AMD is scheduled to release its new AGESA 220.127.116.11 update to Ryzen board partners in mid-November. This comes via a Gigabyte staff member who further revealed that the microcode could be called AGESA 18.104.22.168 instead of 22.214.171.124. The release may result in further bugs as the company extends CPU and APU support on the AM4 platform.
Since the launch of their Ryzen processors, AMD has been improving the platform’s memory support and performance through the release of microcode updates known as AMD Generic Encapsulated Software Architecture (AGESA). Supplied as an essential component of the motherboard BIOSes, AGESA is responsible for initializing x86-64 processors during boot time.
The previously-released AGESA update vastly improved memory compatibility of processors along with offering a fix for the FMA3 hard-crash bug in Zen. The new AGESA 126.96.36.199 is expected to start rolling out in November, however, it could be one to watch for a while prior to installing.
In response to an Overclock.net forums question about the Crosshair VI series motherboard, Asus employee and professional overclocker Elmor warned: “AMD has also changed the entire BIOS base structure [in AGESA 188.8.131.52] so we have to do a lot of work to port everything to the new version, which may result in further bugs.”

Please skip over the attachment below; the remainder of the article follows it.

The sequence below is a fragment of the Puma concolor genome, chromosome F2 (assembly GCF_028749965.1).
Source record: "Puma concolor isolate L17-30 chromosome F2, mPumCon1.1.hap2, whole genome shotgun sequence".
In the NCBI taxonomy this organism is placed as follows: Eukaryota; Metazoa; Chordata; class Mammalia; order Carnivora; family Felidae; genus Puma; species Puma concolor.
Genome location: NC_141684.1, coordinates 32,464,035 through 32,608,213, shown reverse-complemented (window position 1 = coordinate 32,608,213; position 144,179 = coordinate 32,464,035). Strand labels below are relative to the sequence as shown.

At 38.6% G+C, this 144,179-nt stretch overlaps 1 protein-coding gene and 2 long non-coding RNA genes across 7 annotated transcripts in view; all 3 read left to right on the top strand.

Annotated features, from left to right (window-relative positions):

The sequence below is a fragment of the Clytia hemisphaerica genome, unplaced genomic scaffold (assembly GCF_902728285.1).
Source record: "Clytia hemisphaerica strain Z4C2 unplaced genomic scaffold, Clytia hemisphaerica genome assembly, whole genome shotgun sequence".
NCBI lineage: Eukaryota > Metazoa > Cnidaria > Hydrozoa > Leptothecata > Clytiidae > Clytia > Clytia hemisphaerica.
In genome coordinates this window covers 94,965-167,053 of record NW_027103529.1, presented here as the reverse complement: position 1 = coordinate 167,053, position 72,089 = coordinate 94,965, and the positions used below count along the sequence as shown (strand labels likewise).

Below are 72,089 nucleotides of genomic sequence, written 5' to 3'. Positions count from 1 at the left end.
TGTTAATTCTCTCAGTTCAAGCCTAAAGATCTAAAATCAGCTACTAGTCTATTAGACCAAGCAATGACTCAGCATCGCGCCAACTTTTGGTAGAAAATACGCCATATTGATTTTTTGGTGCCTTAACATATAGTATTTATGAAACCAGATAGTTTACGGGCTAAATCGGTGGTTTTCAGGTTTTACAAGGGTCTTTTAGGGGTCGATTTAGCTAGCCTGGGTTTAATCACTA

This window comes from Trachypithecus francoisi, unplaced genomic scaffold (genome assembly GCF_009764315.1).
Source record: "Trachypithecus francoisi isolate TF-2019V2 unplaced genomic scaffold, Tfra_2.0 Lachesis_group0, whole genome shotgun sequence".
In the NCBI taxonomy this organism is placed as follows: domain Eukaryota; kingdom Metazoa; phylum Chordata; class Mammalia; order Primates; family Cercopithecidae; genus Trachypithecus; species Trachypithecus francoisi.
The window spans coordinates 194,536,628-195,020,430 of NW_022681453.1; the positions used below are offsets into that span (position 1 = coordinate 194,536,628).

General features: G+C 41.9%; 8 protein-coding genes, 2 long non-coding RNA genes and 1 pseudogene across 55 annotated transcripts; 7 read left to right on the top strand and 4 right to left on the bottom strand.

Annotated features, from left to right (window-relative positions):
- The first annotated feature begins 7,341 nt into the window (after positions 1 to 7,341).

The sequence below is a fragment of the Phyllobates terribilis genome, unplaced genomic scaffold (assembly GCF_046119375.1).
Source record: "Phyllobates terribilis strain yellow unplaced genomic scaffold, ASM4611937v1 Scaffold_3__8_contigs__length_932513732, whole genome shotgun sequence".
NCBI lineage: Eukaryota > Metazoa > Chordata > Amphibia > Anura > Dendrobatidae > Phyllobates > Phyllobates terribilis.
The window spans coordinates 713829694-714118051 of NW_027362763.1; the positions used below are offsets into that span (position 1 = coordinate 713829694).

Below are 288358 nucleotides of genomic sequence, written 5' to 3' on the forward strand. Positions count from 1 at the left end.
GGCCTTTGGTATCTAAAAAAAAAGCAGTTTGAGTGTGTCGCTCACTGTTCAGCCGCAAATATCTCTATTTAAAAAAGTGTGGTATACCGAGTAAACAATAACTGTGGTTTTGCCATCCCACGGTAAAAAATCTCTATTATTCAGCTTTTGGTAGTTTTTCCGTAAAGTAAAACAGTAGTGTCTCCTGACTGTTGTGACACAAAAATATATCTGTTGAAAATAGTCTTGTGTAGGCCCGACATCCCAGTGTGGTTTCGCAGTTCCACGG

According to Elmor, the sudden shift in the way AMD’s BIOS operates is designed to make it easier to add support for upcoming socket AM4 chips, such as the Raven Ridge APUs, and the second generation Ryzen Pinnacle Ridge CPUs.
What’s more, the changes introduced with the AGESA 184.108.40.206 could not only cause new bugs but also result in a delay before the firmware updates are made available to the end user. That was expected after all board makers will have to work harder to implement the changes and iron out as many kinks as possible prior to release.